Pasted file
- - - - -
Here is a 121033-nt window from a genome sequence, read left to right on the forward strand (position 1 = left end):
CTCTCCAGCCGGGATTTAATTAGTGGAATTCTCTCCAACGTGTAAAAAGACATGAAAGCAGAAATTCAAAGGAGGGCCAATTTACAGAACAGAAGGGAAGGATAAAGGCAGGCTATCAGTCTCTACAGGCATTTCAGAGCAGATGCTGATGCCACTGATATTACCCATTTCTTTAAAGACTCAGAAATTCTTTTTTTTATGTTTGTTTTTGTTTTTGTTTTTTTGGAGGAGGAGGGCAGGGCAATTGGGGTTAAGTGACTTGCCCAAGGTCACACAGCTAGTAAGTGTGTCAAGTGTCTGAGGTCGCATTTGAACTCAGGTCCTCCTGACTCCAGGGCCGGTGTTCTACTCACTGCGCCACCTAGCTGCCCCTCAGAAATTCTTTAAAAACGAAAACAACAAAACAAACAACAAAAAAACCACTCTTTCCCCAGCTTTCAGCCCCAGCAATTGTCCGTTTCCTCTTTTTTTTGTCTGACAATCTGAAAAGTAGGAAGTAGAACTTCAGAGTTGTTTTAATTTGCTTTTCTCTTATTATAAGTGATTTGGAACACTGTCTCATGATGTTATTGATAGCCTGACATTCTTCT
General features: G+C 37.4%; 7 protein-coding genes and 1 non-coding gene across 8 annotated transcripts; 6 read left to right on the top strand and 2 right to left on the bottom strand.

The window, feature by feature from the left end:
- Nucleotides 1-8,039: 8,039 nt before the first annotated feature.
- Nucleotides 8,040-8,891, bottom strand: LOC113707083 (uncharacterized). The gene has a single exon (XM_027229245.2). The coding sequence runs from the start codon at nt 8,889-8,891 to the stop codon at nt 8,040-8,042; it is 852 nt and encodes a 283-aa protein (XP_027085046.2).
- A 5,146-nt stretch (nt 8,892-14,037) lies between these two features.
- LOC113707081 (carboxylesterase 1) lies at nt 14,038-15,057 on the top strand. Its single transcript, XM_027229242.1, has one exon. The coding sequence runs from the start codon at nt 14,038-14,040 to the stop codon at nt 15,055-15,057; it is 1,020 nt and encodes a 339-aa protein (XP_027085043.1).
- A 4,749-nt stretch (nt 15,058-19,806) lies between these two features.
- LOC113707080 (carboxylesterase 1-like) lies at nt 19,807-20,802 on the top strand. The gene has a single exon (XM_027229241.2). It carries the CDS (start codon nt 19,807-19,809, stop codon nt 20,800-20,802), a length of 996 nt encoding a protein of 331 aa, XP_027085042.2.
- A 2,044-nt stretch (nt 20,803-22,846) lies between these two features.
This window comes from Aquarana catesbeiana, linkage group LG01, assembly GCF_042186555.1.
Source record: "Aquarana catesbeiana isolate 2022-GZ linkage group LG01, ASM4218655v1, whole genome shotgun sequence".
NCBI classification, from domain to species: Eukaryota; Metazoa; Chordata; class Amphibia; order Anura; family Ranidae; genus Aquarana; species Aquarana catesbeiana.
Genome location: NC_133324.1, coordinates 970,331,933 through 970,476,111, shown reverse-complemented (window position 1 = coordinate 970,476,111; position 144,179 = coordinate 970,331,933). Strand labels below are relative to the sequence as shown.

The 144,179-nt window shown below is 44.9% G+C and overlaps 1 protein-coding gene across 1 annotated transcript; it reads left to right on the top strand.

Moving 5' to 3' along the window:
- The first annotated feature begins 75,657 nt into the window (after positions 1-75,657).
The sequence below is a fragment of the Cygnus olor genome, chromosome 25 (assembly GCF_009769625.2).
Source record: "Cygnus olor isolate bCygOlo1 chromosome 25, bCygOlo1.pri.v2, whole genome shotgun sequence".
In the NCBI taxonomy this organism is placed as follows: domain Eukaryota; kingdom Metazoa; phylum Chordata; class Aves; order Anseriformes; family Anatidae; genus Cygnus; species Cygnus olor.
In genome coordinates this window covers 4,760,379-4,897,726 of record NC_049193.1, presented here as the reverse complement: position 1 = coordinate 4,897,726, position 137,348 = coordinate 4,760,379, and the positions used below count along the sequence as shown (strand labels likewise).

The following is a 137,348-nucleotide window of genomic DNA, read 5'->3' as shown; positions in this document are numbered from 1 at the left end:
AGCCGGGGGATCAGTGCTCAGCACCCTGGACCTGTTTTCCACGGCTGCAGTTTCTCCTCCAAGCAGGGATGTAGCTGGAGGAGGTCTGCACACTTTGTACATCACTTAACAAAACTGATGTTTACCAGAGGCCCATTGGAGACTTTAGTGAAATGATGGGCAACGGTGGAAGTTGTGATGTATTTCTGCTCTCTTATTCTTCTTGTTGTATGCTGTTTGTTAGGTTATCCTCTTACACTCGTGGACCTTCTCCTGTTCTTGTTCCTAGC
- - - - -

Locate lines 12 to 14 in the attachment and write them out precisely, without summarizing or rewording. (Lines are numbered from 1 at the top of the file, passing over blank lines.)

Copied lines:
This window comes from Aquarana catesbeiana, linkage group LG01, assembly GCF_042186555.1.
Source record: "Aquarana catesbeiana isolate 2022-GZ linkage group LG01, ASM4218655v1, whole genome shotgun sequence".
NCBI classification, from domain to species: Eukaryota; Metazoa; Chordata; class Amphibia; order Anura; family Ranidae; genus Aquarana; species Aquarana catesbeiana.